A video clip made the rounds on Twitter last week that appeared to depict Joe Biden sharing white nationalist sentiments with a Derry, New Hampshire, audience on December 30. “Our culture, it’s not imported from some African nation or some Asian nation,” Biden said in the snippet, which now has thousands of retweets and favorites. “It’s our English, jurisprudential culture, our European culture.”
Such a statement might appear odd coming from Biden, who maintains the largest share of support from black voters in the Democratic primary field. The animus expressed would seem more at home on an alt-right message board than the lips of the vice president to the nation’s first black president.
As it turns out, Biden’s words were taken dramatically out of context. Although the 19-second video itself was not altered to change what the former vice president was saying, it was edited to exclude key context just prior to and after his remarks, and the accompanying caption—“Biden proclaims the 'European' identity of America: ‘Our culture is not imported from some African nation’”—is highly misleading.
In actuality, Biden was touting his efforts as part of the Obama administration to reform Title IX in way that, he believes, better confronts the scourge of domestic violence and sexual assault, which he argues is a cultural problem that dates back to lax enforcement under English common law.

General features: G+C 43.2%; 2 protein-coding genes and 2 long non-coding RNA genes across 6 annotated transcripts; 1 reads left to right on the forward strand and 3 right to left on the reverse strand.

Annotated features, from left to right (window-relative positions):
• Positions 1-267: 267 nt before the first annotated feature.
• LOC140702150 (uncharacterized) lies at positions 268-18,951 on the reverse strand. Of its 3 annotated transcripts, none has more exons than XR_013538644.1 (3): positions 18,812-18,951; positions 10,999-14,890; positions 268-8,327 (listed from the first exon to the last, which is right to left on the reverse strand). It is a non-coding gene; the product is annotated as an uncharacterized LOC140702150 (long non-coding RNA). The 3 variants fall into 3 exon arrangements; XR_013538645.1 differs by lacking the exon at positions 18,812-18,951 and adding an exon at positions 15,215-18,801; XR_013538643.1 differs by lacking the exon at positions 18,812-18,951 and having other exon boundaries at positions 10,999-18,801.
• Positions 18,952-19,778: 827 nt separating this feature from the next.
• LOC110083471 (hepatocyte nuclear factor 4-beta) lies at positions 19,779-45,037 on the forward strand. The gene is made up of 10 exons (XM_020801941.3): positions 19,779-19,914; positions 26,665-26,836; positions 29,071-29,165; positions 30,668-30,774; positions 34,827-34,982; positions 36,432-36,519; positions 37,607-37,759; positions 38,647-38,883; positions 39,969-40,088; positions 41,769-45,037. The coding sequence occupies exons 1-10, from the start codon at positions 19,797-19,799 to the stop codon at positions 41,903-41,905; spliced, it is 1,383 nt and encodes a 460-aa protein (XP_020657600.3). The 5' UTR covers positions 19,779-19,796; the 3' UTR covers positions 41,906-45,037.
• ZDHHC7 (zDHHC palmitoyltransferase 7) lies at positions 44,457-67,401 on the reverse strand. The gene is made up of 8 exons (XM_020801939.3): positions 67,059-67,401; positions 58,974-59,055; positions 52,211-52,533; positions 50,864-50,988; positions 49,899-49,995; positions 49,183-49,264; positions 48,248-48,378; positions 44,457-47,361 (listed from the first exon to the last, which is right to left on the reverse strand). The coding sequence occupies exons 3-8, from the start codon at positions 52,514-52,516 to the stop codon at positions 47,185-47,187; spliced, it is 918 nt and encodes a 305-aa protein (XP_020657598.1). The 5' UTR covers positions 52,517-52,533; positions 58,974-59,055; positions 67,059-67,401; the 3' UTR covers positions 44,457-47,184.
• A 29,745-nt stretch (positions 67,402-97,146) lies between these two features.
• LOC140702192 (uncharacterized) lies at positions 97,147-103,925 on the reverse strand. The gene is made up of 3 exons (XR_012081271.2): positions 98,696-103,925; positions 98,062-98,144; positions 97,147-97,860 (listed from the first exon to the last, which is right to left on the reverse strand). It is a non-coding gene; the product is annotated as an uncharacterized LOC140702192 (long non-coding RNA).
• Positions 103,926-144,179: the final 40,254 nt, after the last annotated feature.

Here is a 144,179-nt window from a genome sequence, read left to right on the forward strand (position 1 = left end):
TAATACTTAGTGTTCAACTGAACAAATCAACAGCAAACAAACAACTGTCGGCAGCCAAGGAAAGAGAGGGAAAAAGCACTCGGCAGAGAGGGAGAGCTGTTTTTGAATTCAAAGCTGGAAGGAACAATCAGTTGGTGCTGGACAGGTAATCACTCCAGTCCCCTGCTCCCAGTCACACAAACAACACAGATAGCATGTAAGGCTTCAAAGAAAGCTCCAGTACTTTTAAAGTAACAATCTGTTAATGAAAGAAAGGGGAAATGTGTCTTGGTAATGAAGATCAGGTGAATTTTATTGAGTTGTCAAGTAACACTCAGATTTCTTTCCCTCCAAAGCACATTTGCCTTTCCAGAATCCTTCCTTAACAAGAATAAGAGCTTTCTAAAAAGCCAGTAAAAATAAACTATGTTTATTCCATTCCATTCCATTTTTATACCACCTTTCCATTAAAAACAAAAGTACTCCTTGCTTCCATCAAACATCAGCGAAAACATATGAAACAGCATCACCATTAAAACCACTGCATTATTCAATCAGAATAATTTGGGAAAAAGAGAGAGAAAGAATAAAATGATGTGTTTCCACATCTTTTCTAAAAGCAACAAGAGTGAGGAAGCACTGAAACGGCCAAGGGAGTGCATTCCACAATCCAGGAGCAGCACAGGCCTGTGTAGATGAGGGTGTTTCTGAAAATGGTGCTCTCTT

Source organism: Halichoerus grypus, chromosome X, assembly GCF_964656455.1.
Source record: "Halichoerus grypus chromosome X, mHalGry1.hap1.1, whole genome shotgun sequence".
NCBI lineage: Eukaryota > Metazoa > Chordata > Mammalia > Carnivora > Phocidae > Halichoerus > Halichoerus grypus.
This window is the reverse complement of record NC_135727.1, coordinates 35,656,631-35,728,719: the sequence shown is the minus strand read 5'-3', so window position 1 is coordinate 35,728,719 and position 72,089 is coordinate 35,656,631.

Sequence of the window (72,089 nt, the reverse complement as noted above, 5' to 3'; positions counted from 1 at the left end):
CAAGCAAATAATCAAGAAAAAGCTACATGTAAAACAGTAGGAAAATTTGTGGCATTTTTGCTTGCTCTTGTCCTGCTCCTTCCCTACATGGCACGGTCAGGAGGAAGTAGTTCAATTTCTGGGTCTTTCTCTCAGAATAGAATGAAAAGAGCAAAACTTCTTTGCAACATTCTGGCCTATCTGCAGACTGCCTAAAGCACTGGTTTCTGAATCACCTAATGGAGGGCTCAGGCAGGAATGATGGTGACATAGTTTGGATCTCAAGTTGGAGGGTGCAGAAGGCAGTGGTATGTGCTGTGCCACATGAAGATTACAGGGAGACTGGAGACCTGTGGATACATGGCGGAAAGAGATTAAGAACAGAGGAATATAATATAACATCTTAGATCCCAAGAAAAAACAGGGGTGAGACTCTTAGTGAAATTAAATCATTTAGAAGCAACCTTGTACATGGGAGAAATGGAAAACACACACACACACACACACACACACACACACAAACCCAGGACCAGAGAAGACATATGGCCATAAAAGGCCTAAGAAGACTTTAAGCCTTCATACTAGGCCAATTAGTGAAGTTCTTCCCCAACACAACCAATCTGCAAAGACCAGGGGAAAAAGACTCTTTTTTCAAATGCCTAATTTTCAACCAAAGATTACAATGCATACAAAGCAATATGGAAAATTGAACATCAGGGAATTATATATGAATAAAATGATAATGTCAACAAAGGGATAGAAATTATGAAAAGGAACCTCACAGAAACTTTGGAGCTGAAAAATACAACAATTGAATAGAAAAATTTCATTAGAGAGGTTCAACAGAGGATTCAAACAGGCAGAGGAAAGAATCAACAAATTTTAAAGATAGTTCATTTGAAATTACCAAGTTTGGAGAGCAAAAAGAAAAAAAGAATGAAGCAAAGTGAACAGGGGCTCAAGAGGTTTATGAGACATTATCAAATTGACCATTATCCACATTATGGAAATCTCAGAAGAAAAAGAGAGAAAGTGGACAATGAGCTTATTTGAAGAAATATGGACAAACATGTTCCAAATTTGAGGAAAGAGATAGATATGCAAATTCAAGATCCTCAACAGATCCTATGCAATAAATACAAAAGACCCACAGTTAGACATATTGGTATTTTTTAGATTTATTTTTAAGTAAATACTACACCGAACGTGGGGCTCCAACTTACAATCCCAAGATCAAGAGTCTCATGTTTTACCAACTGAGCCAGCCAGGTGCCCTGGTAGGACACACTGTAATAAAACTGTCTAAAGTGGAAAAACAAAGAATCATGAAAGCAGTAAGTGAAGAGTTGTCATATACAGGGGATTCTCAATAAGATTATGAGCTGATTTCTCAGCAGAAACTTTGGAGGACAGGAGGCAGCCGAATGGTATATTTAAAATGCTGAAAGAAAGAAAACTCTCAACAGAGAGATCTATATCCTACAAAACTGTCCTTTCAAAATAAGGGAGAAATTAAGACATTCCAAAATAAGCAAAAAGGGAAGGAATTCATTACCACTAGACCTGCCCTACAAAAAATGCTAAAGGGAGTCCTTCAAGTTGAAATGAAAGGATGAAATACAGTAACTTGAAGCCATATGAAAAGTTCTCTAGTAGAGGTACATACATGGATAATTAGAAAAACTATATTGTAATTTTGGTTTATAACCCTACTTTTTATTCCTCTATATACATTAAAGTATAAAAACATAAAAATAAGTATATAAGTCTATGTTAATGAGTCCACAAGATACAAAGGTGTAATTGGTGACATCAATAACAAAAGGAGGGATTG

Just before the aforementioned clip begins, Biden says, in his traditional rustic manner, “Folks, this is about changing the culture.” And immediately after, “that says it [domestic violence and sexual assault] is all right.”
Biden addressed the controversy at a campaign stop in Iowa after the clip went viral: “They turned it around to make it sound like that—and by the way, the title of the article, it says, the Washington Post says, ‘A Deceptively Edited Video of Joe Biden Signals What is Coming’—and that is, a whole bunch of lies,” Biden told the crowd. “Whomever the nominee is of the Democratic Party is going to have a plethora of lies told about him or her, and misrepresentations.”
ABC News broadcast Biden’s Monday New Hampshire rally on Facebook Live, and a Twitter user named @mooncult, who appears to support Bernie Sanders, Elizabeth Warren, and Andrew Yang, trimmed the video stream to remove all context and pumped it out to the account’s 12,500 followers. It quickly took off among those opposed to Biden’s candidacy, and some in the media reflexively shared it before the truth became apparent.
Both the @mooncult account and Twitter itself have refused to take down the tweet. The 2020 campaign thus far has been dictated in part by a series of fast-spreading internet moments. This ambiguously cropped video is unlikely to be the last of its kind.
Photograph of Joe Biden speaking during a campaign event on December 30, 2019, in Derry, New Hampshir by Scott Eisen/Getty Images.
If you have a claim you would like to see us fact check, please send us an email at firstname.lastname@example.org. If you would like to suggest a correction to this piece or any other Dispatch article, please email email@example.com